FINA Cost Taxpayers $25 Million


Tuomi-HeaderWindsor’s interim mayor, Drew Dilkens, has set the bar quite low for judging the Big Spend; the FINA short course swimming competition. He told the Windsor Star on December 12 that he will declare it a success if it inspires, “… one person to get in the water and train, then it’s worth it.”

Over the course of his tenure, Dilkens has been consistent in setting the bar low for his performance while splattering pretence on everything he touches. For example, telling the paper the city’s swimming facilities, “… are above anywhere else in Canada.”

He offered no proof.

Windsor’s downtown natatorium is no great pool. It was too small for the minor FINA event and is no match for Toronto’s Pan Am Games pool complex, or the three other new or refurbished pools in or near Hog Town.

As is the case, the local paper’s story was followed by comments from sycophants who, like sheep, bleat the official numbers from Dilkens. One, a Mike Sullivan, defended the city’s misadventure saying the, “… benefits greatly outweigh the cost to LOCAL taxpayers (which was not $20M).”

Another misinformed commentator, Paul Allen, weighed in saying, the, “… max on this was $3 million.”

Actually, the cost of the Big Spend is beyond $25 million, based on February and March reports in the Star and variously updated by city reports.

An imported temporary 25m pool and installation totaled $1.9 million. Initially, the budget for hotels, food, and beverages was $1.5 million, but the cost escalated because of Sunday’s snow storm. It closed the airport and required extra days of accommodation.

An estimate of the new bill is $1.8 million.

Some $7.5 million was invested in a permanent pool at the arena. Windsor Star columnist Anne Jarvis argued, March 10, that although it will be a, “… community pool … it originated and is still needed as a warm-up pool for the event.”

Whether is was used or not is in question.

A mascot cost $9,500. Opening and closing ceremonies tallied $595,000. Timing, scoring, technical officials, and lifeguards came to $600,000, with $425,000 for lighting, videos, music, lasers, and medal presentations. Security and anti-doping used up $330,000.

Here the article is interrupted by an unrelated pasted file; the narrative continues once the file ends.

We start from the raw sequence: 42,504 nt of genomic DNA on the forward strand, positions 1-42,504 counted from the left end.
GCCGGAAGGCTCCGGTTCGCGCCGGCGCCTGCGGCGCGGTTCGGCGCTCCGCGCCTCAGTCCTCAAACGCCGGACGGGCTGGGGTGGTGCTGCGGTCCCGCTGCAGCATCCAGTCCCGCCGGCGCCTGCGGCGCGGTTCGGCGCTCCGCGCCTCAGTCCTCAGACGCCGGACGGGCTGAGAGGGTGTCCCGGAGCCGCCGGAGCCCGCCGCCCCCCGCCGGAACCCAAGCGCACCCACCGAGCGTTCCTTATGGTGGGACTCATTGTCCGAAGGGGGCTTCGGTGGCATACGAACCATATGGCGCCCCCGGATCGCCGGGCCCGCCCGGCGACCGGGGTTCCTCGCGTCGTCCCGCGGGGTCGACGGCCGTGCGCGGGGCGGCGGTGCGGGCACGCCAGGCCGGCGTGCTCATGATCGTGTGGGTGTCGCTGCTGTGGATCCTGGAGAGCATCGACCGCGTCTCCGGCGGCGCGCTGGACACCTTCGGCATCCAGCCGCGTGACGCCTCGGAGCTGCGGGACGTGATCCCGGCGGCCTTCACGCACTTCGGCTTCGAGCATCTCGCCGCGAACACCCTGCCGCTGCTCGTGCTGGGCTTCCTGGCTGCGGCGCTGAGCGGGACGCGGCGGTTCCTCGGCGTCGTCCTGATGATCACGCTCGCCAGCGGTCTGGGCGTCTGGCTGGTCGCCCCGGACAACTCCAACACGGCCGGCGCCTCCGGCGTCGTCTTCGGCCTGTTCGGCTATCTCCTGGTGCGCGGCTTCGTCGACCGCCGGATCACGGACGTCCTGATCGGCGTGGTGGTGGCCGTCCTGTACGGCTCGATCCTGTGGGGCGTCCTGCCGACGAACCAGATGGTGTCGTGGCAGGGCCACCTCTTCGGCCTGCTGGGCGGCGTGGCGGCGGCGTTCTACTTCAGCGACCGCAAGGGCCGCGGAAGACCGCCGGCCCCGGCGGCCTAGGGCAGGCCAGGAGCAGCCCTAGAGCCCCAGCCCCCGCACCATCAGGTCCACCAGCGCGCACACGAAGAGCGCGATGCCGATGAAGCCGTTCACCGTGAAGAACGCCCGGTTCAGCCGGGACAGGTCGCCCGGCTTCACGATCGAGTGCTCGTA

Airline tickets and ground transportation came to $1.8 million, including additional money paid to coach operators. A further $870,000 covered the time of senior staff, administration costs, and legal and insurance.

It is known $447,500 was paid out in salaries to Pam Mady, Milana McNamee, and Peter Knowles, the foreigner hired to run the event. He was also given a housing allowance of $62,400 and paid for his travel which, at March, stood at $42,000.

Consultants earned $454,600, including Kelly Stefanyshyn, Charles Thompson, and Melissa Williams, and others. Volunteer uniforms cost $185,000. Communications totaled $325,000 and Sponsorship Canada charged $80,000 to get sponsors.

In an attempt to attract the best swimmers, which didn’t quite work out, many of them passed on the competition, Windsor paid out $1.2 million in prize money. Everyone in the pool, including last place finishers, were monetarily rewarded.

There was also $200,000 in expenses to fund the city’s bid.

Wisely, knowing there would be limited media interest, the city set up its own broadcast studio with a price tag of $1.4 million and hired International Sport Broadcasting as host broadcaster for $760,000.

A million dollars was set aside for contingencies and a later report, noting the budget was set when the Canadian dollar was close to par, suggested a $3 million risk in currency exchange.

It adds up to $25,482,000.

Of this Windsor is on the hook for $17,682,000. This is after revenue and grants consisting of $1.5 million from FINA, $6 million from the Federal and Provincial governments, and $300,000 in ticket sales.

Advertising revenue has not yet been released.

Sullivan and Allen’s numbers are anemic.

Of course, as sycophants, they will continue their pretence, because that is what they do.

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Robert Tuomi
After initially succeeding as a broadcast journalist and achieving senior level assignments, Robert branched out into marketing communications. As a senior executive, primarily in the high-tech industry, Robert created award-winning and comprehensive, multi-faceted initiatives to enhance sales and expand market awareness for some of the largest companies in their fields. Email Robert Tuomi